The Gone World is incredibly smart, and gritty, and even though it's science fiction, the spaceships and time travel feel completely realistic. But in describing the ever-encroaching apocalypse (the Terminus), the author also provides lasting images of incomprehensible horror - not prurient, not gory, but completely, utterly alien - think modern Lovecraft, but better. There's lots of police procedural content, and those familiar with the lonely detective type will recognize our hero. The action scenes are gripping and nerve-wracking, and will satisfy any fan of smart thrillers.
I have spent the week since I read this book thinking about it, and I plan to read it again soon. It is absolutely without a doubt the best book I've read this year - it absolutely captivated my imagination and thrilled me with its originality. I absolutely recommend it to lovers of thrillers, science fiction, gritty contemporary mystery, and speculative fiction - and anyone looking for a layered, complex, intelligent read.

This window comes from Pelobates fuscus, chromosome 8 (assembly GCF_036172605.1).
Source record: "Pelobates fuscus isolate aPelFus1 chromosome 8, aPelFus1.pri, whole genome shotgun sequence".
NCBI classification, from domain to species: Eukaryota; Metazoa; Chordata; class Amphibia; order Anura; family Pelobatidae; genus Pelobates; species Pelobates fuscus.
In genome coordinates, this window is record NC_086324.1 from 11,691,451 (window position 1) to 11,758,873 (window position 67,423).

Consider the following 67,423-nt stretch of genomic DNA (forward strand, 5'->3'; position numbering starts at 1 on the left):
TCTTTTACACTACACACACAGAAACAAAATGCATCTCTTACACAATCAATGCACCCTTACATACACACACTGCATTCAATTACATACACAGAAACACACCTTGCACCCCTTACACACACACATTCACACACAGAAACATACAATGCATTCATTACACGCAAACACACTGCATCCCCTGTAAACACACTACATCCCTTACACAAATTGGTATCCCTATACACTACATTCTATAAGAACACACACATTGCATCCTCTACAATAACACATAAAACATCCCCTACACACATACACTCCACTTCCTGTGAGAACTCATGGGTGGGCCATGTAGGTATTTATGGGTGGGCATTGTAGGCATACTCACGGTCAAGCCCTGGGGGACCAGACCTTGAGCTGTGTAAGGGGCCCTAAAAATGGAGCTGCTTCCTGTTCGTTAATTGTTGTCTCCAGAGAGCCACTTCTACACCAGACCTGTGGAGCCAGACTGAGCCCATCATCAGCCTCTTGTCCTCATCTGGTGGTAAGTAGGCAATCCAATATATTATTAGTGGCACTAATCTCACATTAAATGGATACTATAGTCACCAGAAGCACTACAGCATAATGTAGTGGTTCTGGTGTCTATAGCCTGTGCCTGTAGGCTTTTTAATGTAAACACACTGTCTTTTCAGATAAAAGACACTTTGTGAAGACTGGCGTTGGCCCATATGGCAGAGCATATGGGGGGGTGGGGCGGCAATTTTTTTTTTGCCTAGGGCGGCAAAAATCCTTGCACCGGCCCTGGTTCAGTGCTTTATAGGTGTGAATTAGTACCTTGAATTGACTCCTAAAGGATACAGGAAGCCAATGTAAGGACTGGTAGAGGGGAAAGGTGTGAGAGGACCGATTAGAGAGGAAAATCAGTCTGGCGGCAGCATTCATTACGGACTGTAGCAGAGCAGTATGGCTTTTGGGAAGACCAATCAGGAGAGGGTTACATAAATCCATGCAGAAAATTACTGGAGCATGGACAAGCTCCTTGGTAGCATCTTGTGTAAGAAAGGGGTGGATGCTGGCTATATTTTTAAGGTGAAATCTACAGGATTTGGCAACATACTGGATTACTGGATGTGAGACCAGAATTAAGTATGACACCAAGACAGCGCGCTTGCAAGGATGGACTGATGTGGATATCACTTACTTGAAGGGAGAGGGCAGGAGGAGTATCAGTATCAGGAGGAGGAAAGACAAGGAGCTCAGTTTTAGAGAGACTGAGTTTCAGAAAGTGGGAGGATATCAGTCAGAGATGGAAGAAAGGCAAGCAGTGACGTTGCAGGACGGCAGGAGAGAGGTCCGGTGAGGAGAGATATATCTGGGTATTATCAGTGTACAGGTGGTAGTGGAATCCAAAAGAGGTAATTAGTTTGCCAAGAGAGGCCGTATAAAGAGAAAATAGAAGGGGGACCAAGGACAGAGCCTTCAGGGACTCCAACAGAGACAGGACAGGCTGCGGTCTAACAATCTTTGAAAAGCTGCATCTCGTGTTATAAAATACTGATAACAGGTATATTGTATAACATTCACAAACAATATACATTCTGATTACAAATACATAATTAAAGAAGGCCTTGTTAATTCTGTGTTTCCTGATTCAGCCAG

(I read this book as an ARC; these are my opinions, unaffected by receiving an early copy. I really dug this book!)
The story starts in 1997. Shannon Moss is an NCIS agent for a clandestine division that actually travels through space, using a secret lunar base, and forward through time, trying to prevent the end of the world.
There are different strands that can be traveled, showing different versions of the future, none of which might come true. The only constant is the Terminus, showing the end of the world.
I did enjoy the book and especially protagonist Moss - except for the epilogue. I deducted 1/2 star from my rating (making this a 3 1/2 star rating if that was possible) because of the awkward epilogue. I am hoping, since I'm reading an Advanced Reading Copy of this book, that the author might reconsider and rewrite the ending.
I received this book from Putnam Books through Edelweiss in the hopes that I would read it and leave an unbiased review.